Bodie, a Ghost of a Town
Story and photos by Craig T. Fall
In our dust covered Jeep, we drove over the rough dirt road into Bodie, 50 miles south of Lake Tahoe, in California. It was perfect. I would expect nothing less from a rough and tumble ghost town like this. The tough access keeps most tourists out. It was a big discouragement to see that only about 15 percent of the town was left due to the ravages of a fire early in the 20th century.
They managed not to burn down the vibe; it was visceral in the stark structure left behind. You can cut Bodie’s history with a knife. It is steeped in the memory of ancient lives.
On a winter day, we were improperly dressed in tennis shoes and thin jackets. Our toes were numb in about 30 minutes. When we walked past the old church, I lost my romantic notion of Paladin, or Tombstone Territory: this was going to be a long and cold, windy trudge. The reality of Bodie must have produced prayers at every foundation of this town.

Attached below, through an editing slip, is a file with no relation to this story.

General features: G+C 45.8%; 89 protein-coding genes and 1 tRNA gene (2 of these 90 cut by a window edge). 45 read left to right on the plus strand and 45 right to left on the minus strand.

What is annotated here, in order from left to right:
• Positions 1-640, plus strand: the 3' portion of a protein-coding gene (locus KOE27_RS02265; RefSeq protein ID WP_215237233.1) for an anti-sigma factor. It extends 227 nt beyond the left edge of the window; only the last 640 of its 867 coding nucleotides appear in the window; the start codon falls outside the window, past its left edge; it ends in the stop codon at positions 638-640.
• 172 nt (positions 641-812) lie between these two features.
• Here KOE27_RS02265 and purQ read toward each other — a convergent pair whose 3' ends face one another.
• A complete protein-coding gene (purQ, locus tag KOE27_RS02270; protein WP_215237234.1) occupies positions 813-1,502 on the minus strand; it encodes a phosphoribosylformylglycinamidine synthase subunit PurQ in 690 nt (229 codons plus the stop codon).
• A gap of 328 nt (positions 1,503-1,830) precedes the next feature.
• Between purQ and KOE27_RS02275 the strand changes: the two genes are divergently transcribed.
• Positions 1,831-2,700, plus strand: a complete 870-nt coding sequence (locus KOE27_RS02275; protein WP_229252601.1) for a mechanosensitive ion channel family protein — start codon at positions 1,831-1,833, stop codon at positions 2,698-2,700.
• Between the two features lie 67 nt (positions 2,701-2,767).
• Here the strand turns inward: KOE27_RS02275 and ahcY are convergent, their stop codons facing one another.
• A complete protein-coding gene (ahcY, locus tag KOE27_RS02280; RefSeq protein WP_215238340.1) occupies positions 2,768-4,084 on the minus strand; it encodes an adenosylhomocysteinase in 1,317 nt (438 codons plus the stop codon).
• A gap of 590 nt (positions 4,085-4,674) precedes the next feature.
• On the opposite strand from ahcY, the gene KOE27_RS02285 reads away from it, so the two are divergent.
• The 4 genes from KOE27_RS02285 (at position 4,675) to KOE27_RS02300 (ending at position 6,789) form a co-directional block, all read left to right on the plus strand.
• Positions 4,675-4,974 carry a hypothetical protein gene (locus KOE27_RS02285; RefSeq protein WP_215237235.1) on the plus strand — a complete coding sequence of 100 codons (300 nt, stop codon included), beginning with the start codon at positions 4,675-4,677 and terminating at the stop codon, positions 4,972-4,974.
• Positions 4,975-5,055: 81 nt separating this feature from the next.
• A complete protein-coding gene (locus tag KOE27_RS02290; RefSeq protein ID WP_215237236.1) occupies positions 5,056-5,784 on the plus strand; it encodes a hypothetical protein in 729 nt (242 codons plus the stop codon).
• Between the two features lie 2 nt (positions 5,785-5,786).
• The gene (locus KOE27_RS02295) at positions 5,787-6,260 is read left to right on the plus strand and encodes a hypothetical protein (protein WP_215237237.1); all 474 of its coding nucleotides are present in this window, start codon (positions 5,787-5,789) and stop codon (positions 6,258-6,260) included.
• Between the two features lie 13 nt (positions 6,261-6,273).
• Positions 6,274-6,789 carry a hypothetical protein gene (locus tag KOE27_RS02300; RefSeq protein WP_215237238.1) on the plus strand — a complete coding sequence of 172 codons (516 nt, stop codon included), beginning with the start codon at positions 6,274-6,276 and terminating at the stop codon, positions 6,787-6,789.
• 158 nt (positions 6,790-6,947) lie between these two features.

As we walked, a bitter wind swept up the dusty streets. I shot photos with a high shutter speed to offset the shaking of my numb fingers and hands. As we entered the main street, I found myself staring into ancient, melted windows. There was an old saloon with glasses still on the old marble bar. Tarnished brass, glass colored with age. As I crossed the street, something in a store window caught my eye. The glass was distorted, making it difficult to discern the contents within. I thought it was a store that had sold hardware, as I could see what looked like antique bathtubs. I was trying to figure out what the tiny one was for, then the reality sank in. They were tiny caskets. That’s when the whole thing hit home. This was the real wild west.www.bodie.net